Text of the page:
I always thought that there was a clear distinction between artists who worked abstractly and the ones who included recognizable imagery in their work. Happily for me this is not the case. The plurality that exists today in the world of painting makes it possible to move from narrative painting, to abstract images and never leave the realm of exploring the act of mark making and the language of painting. The spiritual aspect of losing and forgetting yourself to the act of painting along with the dichotomy that exists between this self-lessness and the focus on self necessary for self expression are a huge part of my work. This is a clumsy way of saying that I enjoy getting lost in the moment. In essence my work is a celebration of being alive and of the creative moment!
There is and has always been a fascination for me in creating images that explore the surface and medium of the picture plane. I combine various methods, textures and paint to create what becomes a transformative experience. The stain-painting method, masking out areas, creating collaged surfaces and shaping the canvas are elements employed in my visual language that I have developed over time. My paintings on loose canvas are displayed freely on the wall or in framing that allow the entire image to be clear.
Shaping the canvas is a way of finalizing the image for me. The ancient Spartan concept of –coming home either carrying your shield or on it-always gave me a mental picture of a warrior’s commitment to battle. Many of my pieces have a shield-like resemblance because of this. My commitment can be courageous at times-I persist!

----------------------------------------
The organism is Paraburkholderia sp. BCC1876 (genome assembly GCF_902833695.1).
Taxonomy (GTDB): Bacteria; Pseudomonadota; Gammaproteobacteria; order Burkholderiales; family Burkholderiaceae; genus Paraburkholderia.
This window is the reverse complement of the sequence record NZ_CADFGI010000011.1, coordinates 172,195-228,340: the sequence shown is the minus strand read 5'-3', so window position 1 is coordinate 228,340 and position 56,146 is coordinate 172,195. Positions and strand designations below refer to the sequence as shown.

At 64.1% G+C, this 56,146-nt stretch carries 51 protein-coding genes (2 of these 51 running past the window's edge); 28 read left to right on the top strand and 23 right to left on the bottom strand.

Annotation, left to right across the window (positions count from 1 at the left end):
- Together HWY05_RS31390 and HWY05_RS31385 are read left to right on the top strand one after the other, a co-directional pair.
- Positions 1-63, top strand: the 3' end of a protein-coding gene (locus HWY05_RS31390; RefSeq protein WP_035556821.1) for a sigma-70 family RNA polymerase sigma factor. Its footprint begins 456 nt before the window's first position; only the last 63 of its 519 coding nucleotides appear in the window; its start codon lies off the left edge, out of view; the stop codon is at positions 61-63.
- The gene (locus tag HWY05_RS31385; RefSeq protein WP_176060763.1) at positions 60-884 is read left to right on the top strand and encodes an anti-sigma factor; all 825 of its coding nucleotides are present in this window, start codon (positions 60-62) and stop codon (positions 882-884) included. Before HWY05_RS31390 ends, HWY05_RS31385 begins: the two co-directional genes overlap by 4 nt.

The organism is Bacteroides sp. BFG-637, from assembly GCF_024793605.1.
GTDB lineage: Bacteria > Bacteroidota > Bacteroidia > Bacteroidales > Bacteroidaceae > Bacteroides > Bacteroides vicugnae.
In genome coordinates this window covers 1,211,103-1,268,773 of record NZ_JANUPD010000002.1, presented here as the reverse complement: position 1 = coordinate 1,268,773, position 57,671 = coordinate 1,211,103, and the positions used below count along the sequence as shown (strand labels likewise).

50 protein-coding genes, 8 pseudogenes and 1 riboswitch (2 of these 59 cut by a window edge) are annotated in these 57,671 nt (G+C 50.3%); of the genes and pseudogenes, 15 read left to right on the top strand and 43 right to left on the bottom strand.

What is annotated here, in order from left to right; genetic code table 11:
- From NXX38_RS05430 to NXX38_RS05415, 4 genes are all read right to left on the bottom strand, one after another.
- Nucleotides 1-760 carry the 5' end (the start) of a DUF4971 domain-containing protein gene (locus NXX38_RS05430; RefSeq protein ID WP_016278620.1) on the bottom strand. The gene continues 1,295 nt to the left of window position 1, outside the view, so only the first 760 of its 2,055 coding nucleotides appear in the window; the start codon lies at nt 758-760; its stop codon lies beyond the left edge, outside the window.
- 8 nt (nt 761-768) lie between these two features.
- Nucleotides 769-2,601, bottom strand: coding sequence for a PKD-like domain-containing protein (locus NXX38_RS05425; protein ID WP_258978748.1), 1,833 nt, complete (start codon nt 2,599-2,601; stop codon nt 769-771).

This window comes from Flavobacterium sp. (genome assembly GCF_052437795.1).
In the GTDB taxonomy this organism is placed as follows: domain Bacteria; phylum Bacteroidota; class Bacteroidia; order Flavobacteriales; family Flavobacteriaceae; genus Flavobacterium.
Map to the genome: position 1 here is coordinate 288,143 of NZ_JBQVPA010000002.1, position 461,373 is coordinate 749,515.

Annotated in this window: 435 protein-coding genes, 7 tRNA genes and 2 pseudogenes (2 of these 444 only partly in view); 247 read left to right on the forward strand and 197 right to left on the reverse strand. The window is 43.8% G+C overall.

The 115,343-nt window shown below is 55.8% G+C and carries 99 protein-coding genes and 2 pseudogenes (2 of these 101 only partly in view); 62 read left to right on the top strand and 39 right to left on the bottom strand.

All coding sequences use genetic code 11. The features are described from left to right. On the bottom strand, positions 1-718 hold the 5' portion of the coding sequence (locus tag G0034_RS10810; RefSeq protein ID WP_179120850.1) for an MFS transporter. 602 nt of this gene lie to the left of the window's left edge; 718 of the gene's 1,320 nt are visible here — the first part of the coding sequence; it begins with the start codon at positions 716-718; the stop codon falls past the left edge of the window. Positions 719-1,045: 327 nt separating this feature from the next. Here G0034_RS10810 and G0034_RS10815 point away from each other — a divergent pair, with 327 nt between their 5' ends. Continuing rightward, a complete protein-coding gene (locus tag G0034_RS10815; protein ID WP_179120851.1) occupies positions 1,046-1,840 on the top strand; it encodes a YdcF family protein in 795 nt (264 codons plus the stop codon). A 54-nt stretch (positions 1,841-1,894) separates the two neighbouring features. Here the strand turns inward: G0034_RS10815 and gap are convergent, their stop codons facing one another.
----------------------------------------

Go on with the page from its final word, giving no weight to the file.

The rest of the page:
The artists who I worked with during my formative years as a painter were deeply committed to the tenants of modernism. Their conviction was so strong that I could not help but be influenced by them. Many of them were learning to paint during that crucial moment in America when Pop was redefining everything and modernism was waning and drowning in its own arcane language. In my youthful innocence I blindly believed my teachers and mentors and I accepted their truth as mine. In many ways I became stuck in the gap that developed between Abstract Expressionism and Pop Art. “Paintings themselves became viable when their real subject was their own making.” Paul Schimmel in Hand-painted Pop: American Art in Transition, 1955-62*, the GAP. I will always take that with me because it is part of who I am, my explorations in paint now combine a little of both worlds.